Posts Tagged ‘SEC’
Taibbi: “Orwellian” SEC May Have Been Hiding Big Wall Street Crimes
By Sarah Seltzer | AlterNet
By Naomi Klein / The Nation When you rob people of what little they have, in order to protect the interests of those who have more than anyone deserves, you should expect resistance.
By David Graeber
Anthropologist David Graeber argues that it is only with a general historical understanding of debt and its relationship to violence that we can begin to appreciate our emerging epoch. Here he begins to fill in our historical knowledge gap
By David DeGraw | Amped Status
The government sues bankers over offenses government regulators once ignored.
By Bethany McLean Tuesday, March 29, 2011, Slate
A couple of weeks ago, the government started signaling, at long last, that it was ready to get tough on the bankers who caused the 2008 financial crisis. On March 16 the Federal Deposit Insurance Corporation, or FDIC, sued three former top executives of Washington Mutual, or WaMu, for taking “extreme and historically unprecedented risks,” thereby causing the bank to lose “billions of dollars.” That same day, the New York Times reported that the Securities and Exchange Commission had sent so-called Wells notices—often a sign that civil charges are imminent—to a handful of former executives at mortgage-securitization giants Fannie Mae and Freddie Mac.
The targets seem well-chosen. The collapse of WaMu, acquired by JPMorgan Chase at a fire-sale price in the fall of 2008 was, according to the FDIC, the biggest bank failure in U.S. history. The FDIC is seeking to recover $900 million from the three bankers. Fannie and Freddie were taken over by the government in the fall of 2008. So far, they have cost taxpayers about $130 billion.
Perhaps you’re thinking: If only the government had known at the time what these scoundrels were up to, we could all have been spared a great deal of pain. The trouble with that line of reasoning is that, um, the government did know what was going on. The Office of Thrift Supervision, which regulated WaMu, and the Office of Housing Enterprise Oversight, which regulated Fannie and Freddie, were supervising the very behavior that their sister agencies are now suing over. The government’s lawsuits call to mind a cynical boast by Burt Lancaster, playing tabloid power broker J.J. Hunsecker, in the 1957 noir classic Sweet Smell of Success: “My right hand hasn’t seen my left hand in 30 years.”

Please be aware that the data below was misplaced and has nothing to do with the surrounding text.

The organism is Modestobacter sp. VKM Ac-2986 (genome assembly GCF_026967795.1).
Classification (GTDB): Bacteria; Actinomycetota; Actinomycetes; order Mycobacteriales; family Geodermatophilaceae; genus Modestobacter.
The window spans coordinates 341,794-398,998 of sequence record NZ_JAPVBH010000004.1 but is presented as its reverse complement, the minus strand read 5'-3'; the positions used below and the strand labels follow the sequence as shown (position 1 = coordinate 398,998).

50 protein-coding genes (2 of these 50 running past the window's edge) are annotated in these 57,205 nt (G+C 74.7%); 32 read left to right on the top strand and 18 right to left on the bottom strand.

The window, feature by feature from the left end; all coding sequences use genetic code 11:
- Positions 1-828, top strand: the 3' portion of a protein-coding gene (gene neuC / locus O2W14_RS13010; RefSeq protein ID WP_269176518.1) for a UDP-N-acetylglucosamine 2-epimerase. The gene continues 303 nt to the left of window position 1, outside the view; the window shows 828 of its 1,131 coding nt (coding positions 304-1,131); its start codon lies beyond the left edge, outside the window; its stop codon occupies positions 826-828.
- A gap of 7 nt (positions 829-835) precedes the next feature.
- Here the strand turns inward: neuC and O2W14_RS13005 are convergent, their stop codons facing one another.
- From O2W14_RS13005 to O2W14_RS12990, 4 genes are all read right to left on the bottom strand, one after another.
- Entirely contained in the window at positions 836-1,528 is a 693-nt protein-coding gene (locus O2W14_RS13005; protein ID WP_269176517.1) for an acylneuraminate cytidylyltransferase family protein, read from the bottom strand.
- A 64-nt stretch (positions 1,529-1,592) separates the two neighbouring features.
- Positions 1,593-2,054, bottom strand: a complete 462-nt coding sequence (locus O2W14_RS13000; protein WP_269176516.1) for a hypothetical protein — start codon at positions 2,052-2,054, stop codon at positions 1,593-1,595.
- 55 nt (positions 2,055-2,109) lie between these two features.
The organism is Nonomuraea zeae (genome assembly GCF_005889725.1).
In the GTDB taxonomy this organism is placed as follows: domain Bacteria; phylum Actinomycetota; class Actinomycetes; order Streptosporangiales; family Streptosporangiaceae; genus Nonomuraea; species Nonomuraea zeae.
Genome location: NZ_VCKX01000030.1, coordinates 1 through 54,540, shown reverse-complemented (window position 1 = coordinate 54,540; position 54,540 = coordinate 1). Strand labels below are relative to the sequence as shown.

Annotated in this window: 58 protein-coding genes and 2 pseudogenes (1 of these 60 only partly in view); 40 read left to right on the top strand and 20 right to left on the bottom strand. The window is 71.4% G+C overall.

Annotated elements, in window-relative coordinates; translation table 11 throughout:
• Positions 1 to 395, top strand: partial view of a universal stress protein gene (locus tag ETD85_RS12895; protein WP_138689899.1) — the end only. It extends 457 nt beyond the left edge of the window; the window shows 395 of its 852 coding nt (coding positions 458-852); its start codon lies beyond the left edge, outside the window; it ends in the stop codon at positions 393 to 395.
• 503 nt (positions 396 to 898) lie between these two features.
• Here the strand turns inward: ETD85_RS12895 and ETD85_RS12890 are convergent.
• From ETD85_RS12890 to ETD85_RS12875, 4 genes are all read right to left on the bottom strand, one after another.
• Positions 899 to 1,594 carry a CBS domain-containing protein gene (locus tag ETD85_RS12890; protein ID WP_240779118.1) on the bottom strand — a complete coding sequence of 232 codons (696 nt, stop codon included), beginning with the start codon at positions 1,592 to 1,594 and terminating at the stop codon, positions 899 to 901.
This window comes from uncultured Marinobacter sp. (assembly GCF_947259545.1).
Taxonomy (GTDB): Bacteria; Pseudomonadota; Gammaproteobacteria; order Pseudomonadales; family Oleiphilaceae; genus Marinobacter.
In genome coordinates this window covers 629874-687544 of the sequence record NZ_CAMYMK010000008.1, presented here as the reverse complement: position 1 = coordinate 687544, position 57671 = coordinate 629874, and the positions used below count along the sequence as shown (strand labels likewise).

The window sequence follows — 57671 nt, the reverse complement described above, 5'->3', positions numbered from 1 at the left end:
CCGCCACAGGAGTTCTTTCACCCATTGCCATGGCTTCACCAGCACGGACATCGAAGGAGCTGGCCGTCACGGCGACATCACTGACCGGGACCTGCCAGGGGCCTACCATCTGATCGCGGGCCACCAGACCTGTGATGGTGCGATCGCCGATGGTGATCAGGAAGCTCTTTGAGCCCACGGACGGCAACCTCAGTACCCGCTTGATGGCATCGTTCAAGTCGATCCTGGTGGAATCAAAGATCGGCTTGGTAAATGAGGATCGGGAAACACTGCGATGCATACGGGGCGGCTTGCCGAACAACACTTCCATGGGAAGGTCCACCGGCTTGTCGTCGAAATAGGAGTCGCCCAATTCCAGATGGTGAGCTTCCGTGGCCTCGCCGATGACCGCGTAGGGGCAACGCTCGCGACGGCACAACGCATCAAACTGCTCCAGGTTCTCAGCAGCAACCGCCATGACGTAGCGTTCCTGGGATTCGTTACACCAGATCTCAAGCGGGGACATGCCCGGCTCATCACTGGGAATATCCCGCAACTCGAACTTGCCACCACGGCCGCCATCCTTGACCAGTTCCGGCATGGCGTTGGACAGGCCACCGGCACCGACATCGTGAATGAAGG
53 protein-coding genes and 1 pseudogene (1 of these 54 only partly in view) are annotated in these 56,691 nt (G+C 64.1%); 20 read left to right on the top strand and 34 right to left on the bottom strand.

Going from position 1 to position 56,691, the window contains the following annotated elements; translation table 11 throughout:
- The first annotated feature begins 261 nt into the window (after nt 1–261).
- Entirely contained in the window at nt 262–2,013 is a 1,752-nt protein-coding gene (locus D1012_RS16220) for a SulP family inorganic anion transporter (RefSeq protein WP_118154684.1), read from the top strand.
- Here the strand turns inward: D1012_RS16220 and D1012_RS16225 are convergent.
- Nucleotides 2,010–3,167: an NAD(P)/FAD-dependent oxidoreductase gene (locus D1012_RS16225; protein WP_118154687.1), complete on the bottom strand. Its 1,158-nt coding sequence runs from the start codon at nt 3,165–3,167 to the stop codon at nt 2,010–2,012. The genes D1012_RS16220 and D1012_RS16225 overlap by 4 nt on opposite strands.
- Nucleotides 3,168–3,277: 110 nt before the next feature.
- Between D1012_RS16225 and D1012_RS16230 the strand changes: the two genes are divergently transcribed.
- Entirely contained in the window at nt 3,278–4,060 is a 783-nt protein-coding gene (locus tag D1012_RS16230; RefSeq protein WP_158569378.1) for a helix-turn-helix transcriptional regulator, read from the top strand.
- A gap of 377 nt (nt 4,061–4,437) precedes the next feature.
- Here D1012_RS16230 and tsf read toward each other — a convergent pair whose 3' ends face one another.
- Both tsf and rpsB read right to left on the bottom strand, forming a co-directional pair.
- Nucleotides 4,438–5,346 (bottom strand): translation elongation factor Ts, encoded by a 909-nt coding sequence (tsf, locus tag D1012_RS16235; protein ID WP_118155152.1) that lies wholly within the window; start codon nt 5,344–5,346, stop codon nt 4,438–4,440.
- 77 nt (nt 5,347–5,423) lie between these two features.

Washington’sBlog is reporting that the initial BP oil well blow out may have begun in February:
The Deepwater Horizon blew up on April 20th, and sank a couple of days later. BP has been criticized for failing to report on the seriousness of the blow out for several weeks.
However, as a whistleblower previously told 60 Minutes, there was an accident at the rig a month or more prior to the April 20th explosion:
[Mike Williams, the chief electronics technician on the Deepwater Horizon, and one of the last workers to leave the doomed rig] said they were told it would take 21 days; according to him, it actually took six weeks.
With the schedule slipping, Williams says a BP manager ordered a faster pace.
“And he requested to the driller, ‘Hey, let’s bump it up. Let’s bump it up.’ And what he was talking about there is he’s bumping up the rate of penetration. How fast the drill bit is going down,” Williams said.
Williams says going faster caused the bottom of the well to split open, swallowing tools and that drilling fluid called “mud.”
“We actually got stuck. And we got stuck so bad we had to send tools down into the drill pipe and sever the pipe,” Williams explained.
That well was abandoned and Deepwater Horizon had to drill a new route to the oil. It cost BP more than two weeks and millions of dollars. ..snip..
As Bloomberg reports today, problems at the well actually started in February:
BP Plc was struggling to seal cracks in its Macondo well as far back as February, more than two months before an explosion killed 11 and spewed oil into the Gulf of Mexico.